(Repeating to additional subscribers)
By Ryan Vlastelica and David Gaffen
NEW YORK, March 28 (Reuters) - Investors in some of the past year’s hottest U.S. stocks have been given a savage lesson in the risks of so-called “momentum trading”.
A group of 24 such companies compiled by Credit Suisse has lost $63 billion in market value, or almost 19 percent, so far in March. One of them, streaming video service Netflix, has declined on 15 of the last 17 trading days, while another, online travel service Priceline, is on pace to for its worst month in nearly two years, while Twitter sank below its November first-day closing price for the first time.
The sell off may well have further to go, investors warn.
For one thing, the initial public offering market looks vulnerable after King Digital Entertainment, maker of the popular Candy Crush online game, cratered on its debut, losing 15 percent in its first day of trade on Wednesday, and another 2.7 percent on Thursday. If such raisings get pulled or pared back it will likely hurt the banks’ underwriting fees.
But while it all stands as a warning to those who joined crowded trades in richly priced stocks, it is good news for short sellers who are prepared to bet against what they see as over-valued stocks, and for investors who spend their time searching for unrecognized gems trading at bargain-basement levels.
It also indicates that the investing world may be returning to more normal rules, that includes sharper assessments of the risk in different sectors, now that the Federal Reserve’s bond-buying stimulus program is being reduced and there is less “easy money” sloshing around.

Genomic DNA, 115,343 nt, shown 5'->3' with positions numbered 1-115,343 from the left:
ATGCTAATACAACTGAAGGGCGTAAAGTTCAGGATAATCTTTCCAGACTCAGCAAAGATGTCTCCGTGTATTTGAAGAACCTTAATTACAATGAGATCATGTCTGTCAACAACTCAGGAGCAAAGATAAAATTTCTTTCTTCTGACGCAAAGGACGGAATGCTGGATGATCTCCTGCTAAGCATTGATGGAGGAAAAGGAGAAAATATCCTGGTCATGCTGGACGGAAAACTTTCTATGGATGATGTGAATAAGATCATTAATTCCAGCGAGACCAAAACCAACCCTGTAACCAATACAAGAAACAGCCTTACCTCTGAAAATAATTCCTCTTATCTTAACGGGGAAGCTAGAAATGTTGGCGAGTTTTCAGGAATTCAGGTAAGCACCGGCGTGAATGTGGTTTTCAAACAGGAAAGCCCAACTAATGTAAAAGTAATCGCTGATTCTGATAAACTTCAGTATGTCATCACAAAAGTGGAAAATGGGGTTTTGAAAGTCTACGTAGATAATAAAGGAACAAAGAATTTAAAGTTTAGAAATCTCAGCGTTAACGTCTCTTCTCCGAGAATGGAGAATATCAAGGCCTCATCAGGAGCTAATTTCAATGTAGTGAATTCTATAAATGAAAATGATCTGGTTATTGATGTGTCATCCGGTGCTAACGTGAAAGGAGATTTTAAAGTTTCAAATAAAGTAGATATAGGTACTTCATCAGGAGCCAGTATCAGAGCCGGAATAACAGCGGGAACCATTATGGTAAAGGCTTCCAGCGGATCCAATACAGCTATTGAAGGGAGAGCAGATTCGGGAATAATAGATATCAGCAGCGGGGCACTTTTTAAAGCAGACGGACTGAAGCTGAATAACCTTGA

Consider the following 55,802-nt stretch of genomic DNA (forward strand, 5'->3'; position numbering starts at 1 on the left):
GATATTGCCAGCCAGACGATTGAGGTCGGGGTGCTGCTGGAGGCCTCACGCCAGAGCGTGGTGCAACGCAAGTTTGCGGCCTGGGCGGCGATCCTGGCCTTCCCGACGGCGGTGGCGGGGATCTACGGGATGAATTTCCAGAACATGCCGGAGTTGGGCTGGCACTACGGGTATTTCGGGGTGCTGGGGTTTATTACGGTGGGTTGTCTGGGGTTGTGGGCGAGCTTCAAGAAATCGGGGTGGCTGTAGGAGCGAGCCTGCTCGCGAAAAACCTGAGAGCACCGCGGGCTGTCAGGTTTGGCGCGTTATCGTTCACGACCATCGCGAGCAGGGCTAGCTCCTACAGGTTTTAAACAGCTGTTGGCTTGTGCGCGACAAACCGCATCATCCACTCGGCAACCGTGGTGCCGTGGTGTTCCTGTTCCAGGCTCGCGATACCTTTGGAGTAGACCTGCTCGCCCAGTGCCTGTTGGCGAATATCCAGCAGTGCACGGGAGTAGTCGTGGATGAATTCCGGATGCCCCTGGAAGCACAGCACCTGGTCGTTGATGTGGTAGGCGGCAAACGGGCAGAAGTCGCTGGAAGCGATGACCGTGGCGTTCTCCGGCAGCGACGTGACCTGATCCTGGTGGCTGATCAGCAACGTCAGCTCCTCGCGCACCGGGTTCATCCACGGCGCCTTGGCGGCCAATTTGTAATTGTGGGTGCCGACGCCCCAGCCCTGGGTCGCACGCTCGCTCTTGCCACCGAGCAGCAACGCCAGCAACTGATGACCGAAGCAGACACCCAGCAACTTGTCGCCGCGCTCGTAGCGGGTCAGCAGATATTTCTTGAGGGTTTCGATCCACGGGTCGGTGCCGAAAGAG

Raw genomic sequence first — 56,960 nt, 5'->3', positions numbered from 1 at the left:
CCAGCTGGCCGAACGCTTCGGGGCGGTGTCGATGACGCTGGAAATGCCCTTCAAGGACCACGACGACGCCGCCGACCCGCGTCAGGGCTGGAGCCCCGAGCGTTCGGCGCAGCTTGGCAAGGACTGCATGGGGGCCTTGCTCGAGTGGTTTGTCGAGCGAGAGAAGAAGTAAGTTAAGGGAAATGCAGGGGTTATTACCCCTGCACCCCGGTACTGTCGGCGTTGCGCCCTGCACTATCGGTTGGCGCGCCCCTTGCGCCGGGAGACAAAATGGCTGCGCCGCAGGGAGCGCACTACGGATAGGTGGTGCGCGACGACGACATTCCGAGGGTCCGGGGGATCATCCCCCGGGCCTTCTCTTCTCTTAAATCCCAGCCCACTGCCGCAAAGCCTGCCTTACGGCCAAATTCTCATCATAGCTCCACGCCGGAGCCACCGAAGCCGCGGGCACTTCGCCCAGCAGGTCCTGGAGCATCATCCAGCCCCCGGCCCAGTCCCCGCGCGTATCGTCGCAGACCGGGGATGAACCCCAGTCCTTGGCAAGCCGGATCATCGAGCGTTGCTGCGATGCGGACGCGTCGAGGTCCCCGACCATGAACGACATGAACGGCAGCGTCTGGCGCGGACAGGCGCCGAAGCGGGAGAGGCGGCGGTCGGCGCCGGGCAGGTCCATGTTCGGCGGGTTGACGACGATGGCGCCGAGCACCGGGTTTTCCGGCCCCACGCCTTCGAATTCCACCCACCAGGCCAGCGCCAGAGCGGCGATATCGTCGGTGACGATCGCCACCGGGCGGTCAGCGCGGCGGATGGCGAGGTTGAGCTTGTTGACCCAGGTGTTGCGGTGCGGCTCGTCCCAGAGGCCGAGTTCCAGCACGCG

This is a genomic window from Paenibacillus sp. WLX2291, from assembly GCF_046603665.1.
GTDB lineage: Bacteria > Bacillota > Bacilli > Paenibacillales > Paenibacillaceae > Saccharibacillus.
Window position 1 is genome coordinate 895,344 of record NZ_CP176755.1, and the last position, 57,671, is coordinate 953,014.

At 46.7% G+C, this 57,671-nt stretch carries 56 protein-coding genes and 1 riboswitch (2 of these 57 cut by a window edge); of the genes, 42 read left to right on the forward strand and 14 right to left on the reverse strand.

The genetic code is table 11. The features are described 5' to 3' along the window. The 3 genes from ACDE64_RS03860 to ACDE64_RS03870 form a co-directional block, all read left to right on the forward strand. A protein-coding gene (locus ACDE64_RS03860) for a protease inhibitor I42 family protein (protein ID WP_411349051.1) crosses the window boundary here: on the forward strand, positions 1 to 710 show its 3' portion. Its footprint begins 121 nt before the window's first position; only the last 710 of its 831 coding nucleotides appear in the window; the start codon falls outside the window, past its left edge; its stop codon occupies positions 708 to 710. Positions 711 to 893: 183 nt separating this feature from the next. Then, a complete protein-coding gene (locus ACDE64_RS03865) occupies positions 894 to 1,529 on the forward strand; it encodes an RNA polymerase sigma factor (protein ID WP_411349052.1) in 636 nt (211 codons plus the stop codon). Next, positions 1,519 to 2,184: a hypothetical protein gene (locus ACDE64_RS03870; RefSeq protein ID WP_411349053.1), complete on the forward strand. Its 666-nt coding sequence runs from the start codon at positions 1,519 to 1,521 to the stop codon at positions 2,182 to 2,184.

“The weakness in momentum stocks does have an implication for the broader market,” said Joshua Brown, vice president of investments at Fusion Analytics in New York. “The best way to gauge general risk appetite is to look at momentum sectors.”
Investors and strategists stress that the pain in the momentum area is mostly isolated to that world. The wider stock market isn’t in the crosshairs - and some sectors are benefiting as money is switched.
“It would normally be concerning to see this,” said Frank Gretz, market analyst at brokerage Wellington Shields & Co in New York. “Instead, other companies are stepping up and new leaders are emerging. Enough is holding together that I haven’t given up on the bull market even with the leadership coming down.”